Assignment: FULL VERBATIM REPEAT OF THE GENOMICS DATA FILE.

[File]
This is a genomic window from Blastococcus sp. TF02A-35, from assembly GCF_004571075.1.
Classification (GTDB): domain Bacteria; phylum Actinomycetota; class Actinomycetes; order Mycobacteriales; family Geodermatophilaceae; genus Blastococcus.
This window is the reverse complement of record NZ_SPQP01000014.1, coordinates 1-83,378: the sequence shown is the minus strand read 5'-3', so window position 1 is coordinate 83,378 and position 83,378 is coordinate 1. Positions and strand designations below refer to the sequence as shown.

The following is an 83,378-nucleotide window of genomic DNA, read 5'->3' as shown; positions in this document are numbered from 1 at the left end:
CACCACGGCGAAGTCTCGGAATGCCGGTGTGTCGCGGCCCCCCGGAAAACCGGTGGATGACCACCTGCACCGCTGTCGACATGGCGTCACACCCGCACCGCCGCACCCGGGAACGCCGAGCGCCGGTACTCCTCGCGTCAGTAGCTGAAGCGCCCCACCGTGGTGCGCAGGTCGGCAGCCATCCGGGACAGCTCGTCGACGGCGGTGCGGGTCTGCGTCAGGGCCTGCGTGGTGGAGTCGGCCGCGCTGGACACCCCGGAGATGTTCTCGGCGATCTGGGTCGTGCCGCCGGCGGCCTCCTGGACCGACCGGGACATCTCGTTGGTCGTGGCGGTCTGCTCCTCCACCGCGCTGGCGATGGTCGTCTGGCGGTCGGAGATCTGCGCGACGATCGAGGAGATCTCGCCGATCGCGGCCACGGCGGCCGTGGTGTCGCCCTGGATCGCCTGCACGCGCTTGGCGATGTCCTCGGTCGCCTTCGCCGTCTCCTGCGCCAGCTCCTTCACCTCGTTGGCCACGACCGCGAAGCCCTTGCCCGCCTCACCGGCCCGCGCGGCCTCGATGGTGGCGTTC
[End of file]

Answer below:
This is a genomic window from Blastococcus sp. TF02A-35, from assembly GCF_004571075.1.
Classification (GTDB): domain Bacteria; phylum Actinomycetota; class Actinomycetes; order Mycobacteriales; family Geodermatophilaceae; genus Blastococcus.
This window is the reverse complement of record NZ_SPQP01000014.1, coordinates 1-83,378: the sequence shown is the minus strand read 5'-3', so window position 1 is coordinate 83,378 and position 83,378 is coordinate 1. Positions and strand designations below refer to the sequence as shown.

The following is an 83,378-nucleotide window of genomic DNA, read 5'->3' as shown; positions in this document are numbered from 1 at the left end:
CACCACGGCGAAGTCTCGGAATGCCGGTGTGTCGCGGCCCCCCGGAAAACCGGTGGATGACCACCTGCACCGCTGTCGACATGGCGTCACACCCGCACCGCCGCACCCGGGAACGCCGAGCGCCGGTACTCCTCGCGTCAGTAGCTGAAGCGCCCCACCGTGGTGCGCAGGTCGGCAGCCATCCGGGACAGCTCGTCGACGGCGGTGCGGGTCTGCGTCAGGGCCTGCGTGGTGGAGTCGGCCGCGCTGGACACCCCGGAGATGTTCTCGGCGATCTGGGTCGTGCCGCCGGCGGCCTCCTGGACCGACCGGGACATCTCGTTGGTCGTGGCGGTCTGCTCCTCCACCGCGCTGGCGATGGTCGTCTGGCGGTCGGAGATCTGCGCGACGATCGAGGAGATCTCGCCGATCGCGGCCACGGCGGCCGTGGTGTCGCCCTGGATCGCCTGCACGCGCTTGGCGATGTCCTCGGTCGCCTTCGCCGTCTCCTGCGCCAGCTCCTTCACCTCGTTGGCCACGACCGCGAAGCCCTTGCCCGCCTCACCGGCCCGCGCGGCCTCGATGGTGGCGTTC